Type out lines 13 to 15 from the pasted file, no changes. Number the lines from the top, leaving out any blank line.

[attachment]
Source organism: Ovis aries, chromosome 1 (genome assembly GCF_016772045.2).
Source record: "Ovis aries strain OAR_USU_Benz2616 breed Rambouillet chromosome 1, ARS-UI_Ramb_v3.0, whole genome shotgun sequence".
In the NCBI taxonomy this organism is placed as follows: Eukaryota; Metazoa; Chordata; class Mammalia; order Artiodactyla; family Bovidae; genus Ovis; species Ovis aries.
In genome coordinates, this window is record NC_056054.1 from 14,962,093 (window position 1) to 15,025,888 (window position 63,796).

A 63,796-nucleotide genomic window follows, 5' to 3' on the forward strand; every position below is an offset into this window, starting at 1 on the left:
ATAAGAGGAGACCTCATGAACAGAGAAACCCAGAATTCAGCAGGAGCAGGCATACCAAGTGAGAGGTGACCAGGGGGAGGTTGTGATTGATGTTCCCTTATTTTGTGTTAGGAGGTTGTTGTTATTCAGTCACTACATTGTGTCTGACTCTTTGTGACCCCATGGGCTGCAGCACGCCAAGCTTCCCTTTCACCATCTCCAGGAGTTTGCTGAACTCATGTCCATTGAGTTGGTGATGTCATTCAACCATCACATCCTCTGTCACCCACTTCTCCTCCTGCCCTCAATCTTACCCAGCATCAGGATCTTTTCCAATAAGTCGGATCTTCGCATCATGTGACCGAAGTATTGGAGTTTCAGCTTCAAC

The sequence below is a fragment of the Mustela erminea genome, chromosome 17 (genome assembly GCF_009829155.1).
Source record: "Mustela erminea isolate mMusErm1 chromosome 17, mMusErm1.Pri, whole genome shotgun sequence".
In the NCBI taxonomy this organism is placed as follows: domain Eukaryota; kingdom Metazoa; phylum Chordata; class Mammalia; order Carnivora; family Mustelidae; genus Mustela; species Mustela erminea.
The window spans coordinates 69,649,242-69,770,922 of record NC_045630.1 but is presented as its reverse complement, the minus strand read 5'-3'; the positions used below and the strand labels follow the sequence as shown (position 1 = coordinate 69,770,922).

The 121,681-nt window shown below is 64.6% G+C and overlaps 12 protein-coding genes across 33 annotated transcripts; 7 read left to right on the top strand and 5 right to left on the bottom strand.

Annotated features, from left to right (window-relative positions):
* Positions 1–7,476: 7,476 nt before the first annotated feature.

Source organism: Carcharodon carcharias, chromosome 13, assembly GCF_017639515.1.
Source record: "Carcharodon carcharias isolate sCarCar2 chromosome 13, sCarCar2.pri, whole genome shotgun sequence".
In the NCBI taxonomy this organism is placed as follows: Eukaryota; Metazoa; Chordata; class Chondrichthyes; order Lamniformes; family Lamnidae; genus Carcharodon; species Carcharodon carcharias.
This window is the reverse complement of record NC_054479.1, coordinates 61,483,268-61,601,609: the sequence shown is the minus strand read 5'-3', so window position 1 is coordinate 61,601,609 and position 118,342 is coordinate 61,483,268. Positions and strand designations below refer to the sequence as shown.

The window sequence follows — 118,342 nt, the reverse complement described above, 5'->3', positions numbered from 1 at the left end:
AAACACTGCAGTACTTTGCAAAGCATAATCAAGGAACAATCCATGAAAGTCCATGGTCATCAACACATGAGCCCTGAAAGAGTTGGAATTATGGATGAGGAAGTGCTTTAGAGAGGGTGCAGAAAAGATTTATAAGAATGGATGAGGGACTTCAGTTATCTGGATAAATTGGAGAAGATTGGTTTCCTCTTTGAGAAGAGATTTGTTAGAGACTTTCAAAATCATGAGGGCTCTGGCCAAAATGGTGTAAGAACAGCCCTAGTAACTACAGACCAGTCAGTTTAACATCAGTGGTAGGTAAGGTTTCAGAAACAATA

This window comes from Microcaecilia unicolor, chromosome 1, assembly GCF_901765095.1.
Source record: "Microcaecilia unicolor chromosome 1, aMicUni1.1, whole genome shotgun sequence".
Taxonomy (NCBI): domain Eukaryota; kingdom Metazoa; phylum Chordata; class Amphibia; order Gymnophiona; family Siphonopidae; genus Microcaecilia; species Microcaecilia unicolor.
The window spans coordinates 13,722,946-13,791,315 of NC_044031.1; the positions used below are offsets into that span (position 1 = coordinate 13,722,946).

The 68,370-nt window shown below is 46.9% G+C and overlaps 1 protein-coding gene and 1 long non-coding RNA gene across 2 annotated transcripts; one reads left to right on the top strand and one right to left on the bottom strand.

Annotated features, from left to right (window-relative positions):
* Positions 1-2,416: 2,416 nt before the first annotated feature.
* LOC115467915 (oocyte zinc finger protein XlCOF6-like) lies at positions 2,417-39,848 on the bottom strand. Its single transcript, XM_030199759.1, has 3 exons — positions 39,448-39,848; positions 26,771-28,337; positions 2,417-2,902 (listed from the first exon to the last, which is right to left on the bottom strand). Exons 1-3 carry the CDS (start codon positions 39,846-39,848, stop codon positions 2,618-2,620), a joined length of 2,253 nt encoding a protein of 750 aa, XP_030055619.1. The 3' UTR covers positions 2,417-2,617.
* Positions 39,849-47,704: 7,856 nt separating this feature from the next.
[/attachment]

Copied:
* Positions 1–7,476: 7,476 nt before the first annotated feature.

Source organism: Carcharodon carcharias, chromosome 13, assembly GCF_017639515.1.
Source record: "Carcharodon carcharias isolate sCarCar2 chromosome 13, sCarCar2.pri, whole genome shotgun sequence".